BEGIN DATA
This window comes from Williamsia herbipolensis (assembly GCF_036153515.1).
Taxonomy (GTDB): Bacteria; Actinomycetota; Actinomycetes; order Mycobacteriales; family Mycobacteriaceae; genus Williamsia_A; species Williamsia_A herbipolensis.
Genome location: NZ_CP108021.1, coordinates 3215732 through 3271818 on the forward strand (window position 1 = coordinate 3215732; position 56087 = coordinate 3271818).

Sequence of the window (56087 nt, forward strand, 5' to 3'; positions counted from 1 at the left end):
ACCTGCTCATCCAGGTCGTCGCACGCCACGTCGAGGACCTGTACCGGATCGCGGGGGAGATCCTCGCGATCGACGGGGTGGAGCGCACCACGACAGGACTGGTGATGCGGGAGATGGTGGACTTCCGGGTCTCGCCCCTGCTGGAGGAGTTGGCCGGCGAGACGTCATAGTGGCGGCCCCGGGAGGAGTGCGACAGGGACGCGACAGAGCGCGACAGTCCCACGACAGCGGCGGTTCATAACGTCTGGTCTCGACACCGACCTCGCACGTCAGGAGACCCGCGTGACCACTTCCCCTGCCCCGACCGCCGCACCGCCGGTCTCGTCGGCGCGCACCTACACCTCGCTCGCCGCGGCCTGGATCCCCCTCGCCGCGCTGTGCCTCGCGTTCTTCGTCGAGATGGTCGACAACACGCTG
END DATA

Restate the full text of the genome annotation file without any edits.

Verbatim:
This window comes from Williamsia herbipolensis (assembly GCF_036153515.1).
Taxonomy (GTDB): Bacteria; Actinomycetota; Actinomycetes; order Mycobacteriales; family Mycobacteriaceae; genus Williamsia_A; species Williamsia_A herbipolensis.
Genome location: NZ_CP108021.1, coordinates 3215732 through 3271818 on the forward strand (window position 1 = coordinate 3215732; position 56087 = coordinate 3271818).

Sequence of the window (56087 nt, forward strand, 5' to 3'; positions counted from 1 at the left end):
ACCTGCTCATCCAGGTCGTCGCACGCCACGTCGAGGACCTGTACCGGATCGCGGGGGAGATCCTCGCGATCGACGGGGTGGAGCGCACCACGACAGGACTGGTGATGCGGGAGATGGTGGACTTCCGGGTCTCGCCCCTGCTGGAGGAGTTGGCCGGCGAGACGTCATAGTGGCGGCCCCGGGAGGAGTGCGACAGGGACGCGACAGAGCGCGACAGTCCCACGACAGCGGCGGTTCATAACGTCTGGTCTCGACACCGACCTCGCACGTCAGGAGACCCGCGTGACCACTTCCCCTGCCCCGACCGCCGCACCGCCGGTCTCGTCGGCGCGCACCTACACCTCGCTCGCCGCGGCCTGGATCCCCCTCGCCGCGCTGTGCCTCGCGTTCTTCGTCGAGATGGTCGACAACACGCTG